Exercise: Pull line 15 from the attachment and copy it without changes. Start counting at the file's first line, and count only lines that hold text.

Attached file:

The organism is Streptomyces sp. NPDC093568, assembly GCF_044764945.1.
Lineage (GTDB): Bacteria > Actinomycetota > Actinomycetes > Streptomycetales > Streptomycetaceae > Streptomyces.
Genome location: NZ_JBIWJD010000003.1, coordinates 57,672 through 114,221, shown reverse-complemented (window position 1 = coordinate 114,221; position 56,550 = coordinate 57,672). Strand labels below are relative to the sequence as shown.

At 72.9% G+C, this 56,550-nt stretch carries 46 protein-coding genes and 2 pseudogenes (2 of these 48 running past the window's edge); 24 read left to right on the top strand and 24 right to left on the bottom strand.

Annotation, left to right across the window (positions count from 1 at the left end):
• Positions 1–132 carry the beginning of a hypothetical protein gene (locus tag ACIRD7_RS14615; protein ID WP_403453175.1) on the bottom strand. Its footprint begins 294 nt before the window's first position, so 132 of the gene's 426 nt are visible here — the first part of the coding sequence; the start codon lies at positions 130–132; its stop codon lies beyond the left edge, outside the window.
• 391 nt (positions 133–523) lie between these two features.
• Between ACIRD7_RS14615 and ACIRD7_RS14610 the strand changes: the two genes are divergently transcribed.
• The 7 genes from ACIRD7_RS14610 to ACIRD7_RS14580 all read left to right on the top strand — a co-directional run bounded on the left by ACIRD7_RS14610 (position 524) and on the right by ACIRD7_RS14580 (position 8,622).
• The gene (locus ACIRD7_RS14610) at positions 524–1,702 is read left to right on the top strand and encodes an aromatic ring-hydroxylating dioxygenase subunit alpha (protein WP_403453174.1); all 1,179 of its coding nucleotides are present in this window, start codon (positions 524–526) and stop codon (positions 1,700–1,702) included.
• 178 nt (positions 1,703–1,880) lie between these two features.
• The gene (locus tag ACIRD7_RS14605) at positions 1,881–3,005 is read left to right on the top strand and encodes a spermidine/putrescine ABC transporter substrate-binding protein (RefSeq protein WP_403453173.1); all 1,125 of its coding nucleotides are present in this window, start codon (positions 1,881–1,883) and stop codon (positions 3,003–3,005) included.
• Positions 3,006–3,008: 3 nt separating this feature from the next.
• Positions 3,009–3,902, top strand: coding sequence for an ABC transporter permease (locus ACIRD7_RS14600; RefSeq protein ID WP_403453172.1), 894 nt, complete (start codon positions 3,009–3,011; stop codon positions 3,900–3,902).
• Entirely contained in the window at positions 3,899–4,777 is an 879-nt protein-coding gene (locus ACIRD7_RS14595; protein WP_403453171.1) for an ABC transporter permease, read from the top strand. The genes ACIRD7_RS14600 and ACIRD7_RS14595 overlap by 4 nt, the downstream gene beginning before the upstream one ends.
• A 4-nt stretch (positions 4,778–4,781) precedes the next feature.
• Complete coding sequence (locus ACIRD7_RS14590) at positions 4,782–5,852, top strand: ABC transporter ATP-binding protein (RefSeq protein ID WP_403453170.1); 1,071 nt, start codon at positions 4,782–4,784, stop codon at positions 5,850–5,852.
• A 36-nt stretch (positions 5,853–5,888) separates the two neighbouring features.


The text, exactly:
• Entirely contained in the window at positions 3,899–4,777 is an 879-nt protein-coding gene (locus ACIRD7_RS14595; protein WP_403453171.1) for an ABC transporter permease, read from the top strand. The genes ACIRD7_RS14600 and ACIRD7_RS14595 overlap by 4 nt, the downstream gene beginning before the upstream one ends.